Tuesday, 17 January 2017

SPECTACULAR SPLASH PAGES #18...



"Any spare change, guv'nor?"  The above character would sure
give you a fright if you chanced to encounter him in a bright alley,
never mind a dark one.  Not quite sure how MARVEL got away with
this one, as zombies and the undead (or are they both the same thing?)
weren't supposed to be allowed by the COMICS CODE, but it gave
Big JOHN BUSCEMA the chance to turn in a spectacular splash
page.  And hey - that's what this series is all about! 

12 comments:

TC said...

Well, I guess the term "the undead" could include ghosts and vampires as well as zombies.

IIRC, Marvel evaded the Comics Code by calling their undead monsters "zuvembies."

Kid said...

More info on that last part please, TC.

paul Mcscotty said...

Yeah ole TC is right Marvel used the term "zuvembie" in the early 1970s in place of "zombie" which was banned by the Comics Code Authority. A " zuvembie" was a term used by Robert E. Howard (I think) in one of his tales. I dont recall it being used that often or for long as Marvel had a black and white magazine called "Tales of the Zombie" in the mid/late 70s but I have an copy of the Avengers and a Thing / Black Panther "Two in one" strip where "zuvembie" was used (I thought they were mistakes the letterer made at the time)

Kid said...

Ta for the info, PM. Regardless of what Marvel called 'en 'though, I'm still surprised they got away with this character in the '60s. Maybe it was because he was called 'The Ghost', but even then, going by the look of him, they were chancing their arm.

paul Mcscotty said...

I agree I can only think that as he was supposed to be the "Flying Dutchman" it was considered as a known myth / fairytale / ghost but it is a scary illo by the big man (love the weeds growing out his head)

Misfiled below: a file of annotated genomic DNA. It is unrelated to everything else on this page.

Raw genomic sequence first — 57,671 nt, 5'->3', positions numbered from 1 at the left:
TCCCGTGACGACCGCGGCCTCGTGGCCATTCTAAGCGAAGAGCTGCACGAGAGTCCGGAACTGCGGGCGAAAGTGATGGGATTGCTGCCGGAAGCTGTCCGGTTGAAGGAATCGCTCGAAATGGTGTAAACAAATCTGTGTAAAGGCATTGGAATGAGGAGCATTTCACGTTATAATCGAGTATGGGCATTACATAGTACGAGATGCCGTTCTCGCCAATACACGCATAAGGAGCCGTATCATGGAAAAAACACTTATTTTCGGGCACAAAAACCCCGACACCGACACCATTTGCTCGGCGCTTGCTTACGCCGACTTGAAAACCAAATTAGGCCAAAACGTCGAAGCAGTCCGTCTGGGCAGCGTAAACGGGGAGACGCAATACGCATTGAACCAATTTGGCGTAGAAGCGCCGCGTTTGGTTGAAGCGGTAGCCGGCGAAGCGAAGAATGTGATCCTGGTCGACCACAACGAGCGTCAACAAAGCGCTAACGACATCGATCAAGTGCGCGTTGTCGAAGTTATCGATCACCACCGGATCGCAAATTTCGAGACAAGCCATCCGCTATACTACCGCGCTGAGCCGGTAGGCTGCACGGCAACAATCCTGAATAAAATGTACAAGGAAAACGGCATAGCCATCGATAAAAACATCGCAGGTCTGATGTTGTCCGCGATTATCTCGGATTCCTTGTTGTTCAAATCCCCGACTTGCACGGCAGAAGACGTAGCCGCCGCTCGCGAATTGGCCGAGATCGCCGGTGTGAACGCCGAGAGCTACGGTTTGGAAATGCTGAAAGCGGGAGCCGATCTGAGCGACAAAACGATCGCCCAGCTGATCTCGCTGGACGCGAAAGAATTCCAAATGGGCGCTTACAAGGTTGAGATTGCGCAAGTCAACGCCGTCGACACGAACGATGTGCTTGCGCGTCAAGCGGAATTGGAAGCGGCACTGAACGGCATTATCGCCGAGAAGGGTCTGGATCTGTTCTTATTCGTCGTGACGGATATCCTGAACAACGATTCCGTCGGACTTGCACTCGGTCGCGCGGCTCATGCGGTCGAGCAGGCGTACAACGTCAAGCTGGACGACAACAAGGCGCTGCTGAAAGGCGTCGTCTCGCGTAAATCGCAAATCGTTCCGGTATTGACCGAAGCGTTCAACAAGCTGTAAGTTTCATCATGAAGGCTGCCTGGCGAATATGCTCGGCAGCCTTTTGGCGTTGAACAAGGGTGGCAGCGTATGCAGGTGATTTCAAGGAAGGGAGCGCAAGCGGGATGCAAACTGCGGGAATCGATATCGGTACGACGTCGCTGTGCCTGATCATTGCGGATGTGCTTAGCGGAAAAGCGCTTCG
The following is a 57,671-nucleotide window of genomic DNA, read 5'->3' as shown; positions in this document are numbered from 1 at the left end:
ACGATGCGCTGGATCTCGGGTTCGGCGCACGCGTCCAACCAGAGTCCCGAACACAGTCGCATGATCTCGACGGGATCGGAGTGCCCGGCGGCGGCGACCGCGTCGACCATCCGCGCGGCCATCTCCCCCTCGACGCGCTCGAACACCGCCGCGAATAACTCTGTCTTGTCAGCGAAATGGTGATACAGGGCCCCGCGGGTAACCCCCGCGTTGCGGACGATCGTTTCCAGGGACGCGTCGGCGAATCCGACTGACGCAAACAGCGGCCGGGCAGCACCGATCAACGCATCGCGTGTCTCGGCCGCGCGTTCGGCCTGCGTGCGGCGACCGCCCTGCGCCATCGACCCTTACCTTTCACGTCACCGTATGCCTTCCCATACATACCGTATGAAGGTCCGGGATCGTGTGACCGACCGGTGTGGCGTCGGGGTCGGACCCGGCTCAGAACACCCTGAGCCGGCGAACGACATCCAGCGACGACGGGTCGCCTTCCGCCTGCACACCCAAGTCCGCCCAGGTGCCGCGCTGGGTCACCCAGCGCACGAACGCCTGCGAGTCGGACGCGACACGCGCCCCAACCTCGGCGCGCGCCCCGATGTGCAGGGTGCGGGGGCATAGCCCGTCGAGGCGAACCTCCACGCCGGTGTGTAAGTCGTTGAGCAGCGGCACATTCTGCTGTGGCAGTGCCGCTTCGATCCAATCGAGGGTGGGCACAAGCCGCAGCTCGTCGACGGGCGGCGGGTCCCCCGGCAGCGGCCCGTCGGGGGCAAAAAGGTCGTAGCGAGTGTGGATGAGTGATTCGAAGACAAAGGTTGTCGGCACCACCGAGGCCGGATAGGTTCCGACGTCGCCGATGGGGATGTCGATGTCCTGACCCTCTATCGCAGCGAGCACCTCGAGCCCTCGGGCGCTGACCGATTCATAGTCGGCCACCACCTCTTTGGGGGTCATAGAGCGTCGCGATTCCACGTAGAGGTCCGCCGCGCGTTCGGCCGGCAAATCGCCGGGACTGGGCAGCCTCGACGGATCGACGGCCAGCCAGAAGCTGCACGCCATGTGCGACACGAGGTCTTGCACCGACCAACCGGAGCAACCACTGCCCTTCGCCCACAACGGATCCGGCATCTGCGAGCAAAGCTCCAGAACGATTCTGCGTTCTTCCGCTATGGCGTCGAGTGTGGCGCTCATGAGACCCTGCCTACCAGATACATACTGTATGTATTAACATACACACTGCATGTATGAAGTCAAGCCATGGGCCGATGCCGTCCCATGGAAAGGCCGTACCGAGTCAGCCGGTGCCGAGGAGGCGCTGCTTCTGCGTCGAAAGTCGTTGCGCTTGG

Kid said...

Oops - 'called 'em', not 'called 'en' - my bad. Yeah, that's what occurred to me at first, PM, but wasn't 'The Flying Dutchman' the name of the ship, rather than the captain? Either way, great splash!

TC said...

In Wagner's opera, the term "Flying Dutchman" seemed to refer to the cursed captain. Also in the movie "Pandora and the Flying Dutchman."

Maybe it was originally the name of the ship, and it later got confused/conflated with the captain? Similar to Dr. Frankenstein and his Monster.

Kid said...

The results of MY initial search suggested it was the name of the ship, but it might be like you say. Although ships usually have female names, don't they, so maybe it's the reverse? I'm too lazy to investigate.

Colin Jones said...

Kid, I'm genuinely surprised that you've never heard the word "zuvembie" - you are usually so knowledgeable about all things comic-related ! And ships usually have female names ? Like the Victory ? The Bismarck ? The Golden Hind ? The Mayflower ? The Titanic ?

Kid said...

I didn't say I'd never heard the word, CJ, I just don't remember reading it in a Marvel comic. Perhaps because I DID know the word, if I read it in a Marvel comic, it wouldn't have struck me as being unusual and stuck in my mind.

Regarding ships, ships are always referred to as 'she' or 'her', so when ships' names are gender specific (unlike the ones you mention) they're usually female. Obviously I meant what I said in my previous comment in that context.

Dunsade Dave said...

I love that page. The empty eye sockets, the gnarled hands...it almost doesn't need any dialogue. Buscema was a genius.

Kid said...

Yeah, it's a belter, DD. Buscema certainly knew how to draw comics the Marvel way.

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